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Home | Uncategorized | Five Big Insights on America from Working Scared

Five Big Insights on America from Working Scared

Posted by: herb | Filed Under Uncategorized | No comments 
Apr 9

Three of every four U.S. workers were personally affected by the Great Recession—either losing a job themselves or knowing a family member or close friend who lost a job during the period.

A statistic like this might be shocking to some.  But it’s a reality we need to accept.  This finding—along with many others—is from a new book titled Working Scared (Or Not at All), by my client Carl Van Horn, professor and director of the Heldrich Center for Workforce Development at Rutgers University.   The book documents the changes that have disrupted the U.S. economy and American workers in recent years, based on 25,000 scientific surveys and in-depth interviews with American workers conducted from 1998 to 2012—during one of the most volatile periods in U.S. economic history. (The surveys and interviews were conducted by the Heldrich Center.)

Even the title—Working Scared—is telling. It refers to the many millions of employed Americans who are desperately trying to hang on to their jobs and live in constant state of anxiety. As Van Horn writes, “These Americans are “working scared” because, to them, it seems that virtually every job is temporary, threatened (directly or indirectly) by either technological change or global competition.”

We all know the numbers associated with the recession—high unemployment (at one point, more than 10 percent); lay offs (15 million American workers were let go from their jobs between 2007 and 2010); and jobs that were lost (nearly nine million). But Working Scared goes behind the numbers and offers one of the most comprehensive social science portraits ever developed about the views of American workers about their jobs, the workplace, and the government’s role in the labor market. It puts a human face on the crisis by detailing the personal, financial, and psychological toll on what is a tumultuous period in our economic history.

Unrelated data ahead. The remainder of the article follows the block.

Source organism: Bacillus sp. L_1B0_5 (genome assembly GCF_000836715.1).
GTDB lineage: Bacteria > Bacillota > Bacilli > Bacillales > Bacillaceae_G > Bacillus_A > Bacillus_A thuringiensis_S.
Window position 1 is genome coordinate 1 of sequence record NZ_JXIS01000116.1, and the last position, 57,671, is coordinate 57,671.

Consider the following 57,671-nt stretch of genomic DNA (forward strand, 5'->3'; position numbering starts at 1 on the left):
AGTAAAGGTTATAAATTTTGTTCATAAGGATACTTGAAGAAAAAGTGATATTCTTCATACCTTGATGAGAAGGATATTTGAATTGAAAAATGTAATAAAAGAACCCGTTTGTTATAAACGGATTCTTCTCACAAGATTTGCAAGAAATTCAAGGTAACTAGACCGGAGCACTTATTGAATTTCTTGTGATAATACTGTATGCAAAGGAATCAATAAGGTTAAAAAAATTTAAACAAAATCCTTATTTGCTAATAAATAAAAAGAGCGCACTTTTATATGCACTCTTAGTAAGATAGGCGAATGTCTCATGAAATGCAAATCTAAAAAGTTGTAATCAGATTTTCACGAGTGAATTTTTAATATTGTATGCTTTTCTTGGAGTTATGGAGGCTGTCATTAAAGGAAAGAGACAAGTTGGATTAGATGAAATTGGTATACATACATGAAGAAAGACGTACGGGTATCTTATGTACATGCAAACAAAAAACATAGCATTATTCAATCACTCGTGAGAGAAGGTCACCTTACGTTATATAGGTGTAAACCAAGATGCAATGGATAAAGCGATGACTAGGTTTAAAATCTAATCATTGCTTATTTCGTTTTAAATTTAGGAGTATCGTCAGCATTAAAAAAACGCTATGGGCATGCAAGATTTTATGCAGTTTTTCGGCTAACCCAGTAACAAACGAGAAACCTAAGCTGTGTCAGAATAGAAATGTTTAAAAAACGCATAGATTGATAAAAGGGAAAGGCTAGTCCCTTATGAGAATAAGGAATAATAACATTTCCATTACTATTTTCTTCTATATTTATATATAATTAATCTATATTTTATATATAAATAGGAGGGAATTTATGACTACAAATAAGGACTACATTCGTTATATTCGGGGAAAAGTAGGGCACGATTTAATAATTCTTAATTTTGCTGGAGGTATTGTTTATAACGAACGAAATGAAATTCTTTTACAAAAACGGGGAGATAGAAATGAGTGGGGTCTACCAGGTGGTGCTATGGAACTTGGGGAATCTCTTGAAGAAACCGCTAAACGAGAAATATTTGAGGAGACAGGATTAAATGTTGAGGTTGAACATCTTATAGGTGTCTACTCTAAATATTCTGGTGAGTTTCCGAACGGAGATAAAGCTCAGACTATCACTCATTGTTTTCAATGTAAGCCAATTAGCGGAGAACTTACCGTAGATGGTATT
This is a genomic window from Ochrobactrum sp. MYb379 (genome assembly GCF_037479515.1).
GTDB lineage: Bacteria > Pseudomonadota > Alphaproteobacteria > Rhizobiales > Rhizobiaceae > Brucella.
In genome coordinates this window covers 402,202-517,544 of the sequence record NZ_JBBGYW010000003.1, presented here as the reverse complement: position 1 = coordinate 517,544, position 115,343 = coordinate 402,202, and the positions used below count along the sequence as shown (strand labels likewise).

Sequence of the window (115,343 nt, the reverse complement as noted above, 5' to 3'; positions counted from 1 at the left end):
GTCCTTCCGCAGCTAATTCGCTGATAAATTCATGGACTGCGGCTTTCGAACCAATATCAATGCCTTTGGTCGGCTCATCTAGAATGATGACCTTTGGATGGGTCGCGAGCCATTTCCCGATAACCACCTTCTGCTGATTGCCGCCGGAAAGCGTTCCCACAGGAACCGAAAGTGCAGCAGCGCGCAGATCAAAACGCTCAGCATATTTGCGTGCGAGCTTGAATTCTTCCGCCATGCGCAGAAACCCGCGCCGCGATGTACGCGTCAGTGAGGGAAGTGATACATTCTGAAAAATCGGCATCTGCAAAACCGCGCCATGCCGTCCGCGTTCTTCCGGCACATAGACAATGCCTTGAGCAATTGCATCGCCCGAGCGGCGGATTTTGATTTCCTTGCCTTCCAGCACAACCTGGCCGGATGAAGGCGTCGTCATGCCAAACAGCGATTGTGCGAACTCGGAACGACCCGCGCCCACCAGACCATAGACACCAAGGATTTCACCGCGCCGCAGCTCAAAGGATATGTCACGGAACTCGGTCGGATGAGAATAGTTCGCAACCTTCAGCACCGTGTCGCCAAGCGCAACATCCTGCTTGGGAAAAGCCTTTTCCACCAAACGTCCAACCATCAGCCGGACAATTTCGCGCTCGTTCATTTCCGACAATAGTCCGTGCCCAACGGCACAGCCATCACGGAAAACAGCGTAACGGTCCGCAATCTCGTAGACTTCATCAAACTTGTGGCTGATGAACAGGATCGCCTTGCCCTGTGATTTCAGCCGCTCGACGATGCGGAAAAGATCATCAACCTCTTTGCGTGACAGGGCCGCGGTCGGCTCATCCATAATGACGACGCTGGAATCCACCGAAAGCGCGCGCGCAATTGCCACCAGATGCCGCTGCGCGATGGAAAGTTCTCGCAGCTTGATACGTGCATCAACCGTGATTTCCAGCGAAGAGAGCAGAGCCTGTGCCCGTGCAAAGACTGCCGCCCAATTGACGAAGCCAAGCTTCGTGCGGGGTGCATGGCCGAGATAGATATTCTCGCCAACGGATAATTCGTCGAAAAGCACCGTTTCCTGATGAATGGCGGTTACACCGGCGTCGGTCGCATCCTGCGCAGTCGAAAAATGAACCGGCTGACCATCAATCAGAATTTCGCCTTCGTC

Here are just a few points that are worthy of broader attention.

  • The Great Recession created a silent and invisible mental health epidemic. Over half of the Heldrich Center’s respondents reported that joblessness caused either a great deal or some stress in relationships with family and friends. More than four in ten unemployed workers said that they lost contact with close friends or avoided social situations with friends and acquaintances. (This is unfortunate because one of the most effective ways to find a job is to tap personal and professional networks.) Sadly, many workers aren’t able to cope after facing months and years of rejection.
  • American workers who lost their jobs between 2009 and 2011 were re-surveyed two years later. Here’s what the Heldrich Center found: one in three was still unemployed and looking for work; just over one in four had found a full-time job; and one in six were out of the labor market entirely (they had either given up looking, had retired, or went back to school).
  • Of all the groups of unemployed Americans affected by the economic crisis, older workers (those aged 55 or older) had the lowest reemployment rate of any demographic group. Not only did it take them longer to find another job, six in ten of the reemployed older workers surveyed earned less than they had in their previous job.
  • Nearly half of high school graduates from the classes of 2006 through 2011 were still trying to land a full-time job in mid-2012—including 30 percent who were unemployed and 15 percent who were working part-time. Elevated levels of joblessness are common among the younger demographic during tough economic times but economists are concerned at the sustained levels from the recession.
  • A staggering 85 percent of employed and unemployed respondents told Heldrich Center researchers that they had less in savings and income than before the recession. A disturbingly high 62 percent reported having a lot less in their savings accounts. Unemployed older workers’ savings declined by more than half.

While Working Scared paints a powerful picture of the current economic landscape; it also offers detailed recommendations for reducing unemployment and reforming education and workforce policies that will build a globally competitive economy and ultimately produce good jobs for American workers. Working Scared is a wake up call to workers, employers, and government officials that the time to act is now.

If you are a journalist and would like to talk to Carl or receive a free copy write me at


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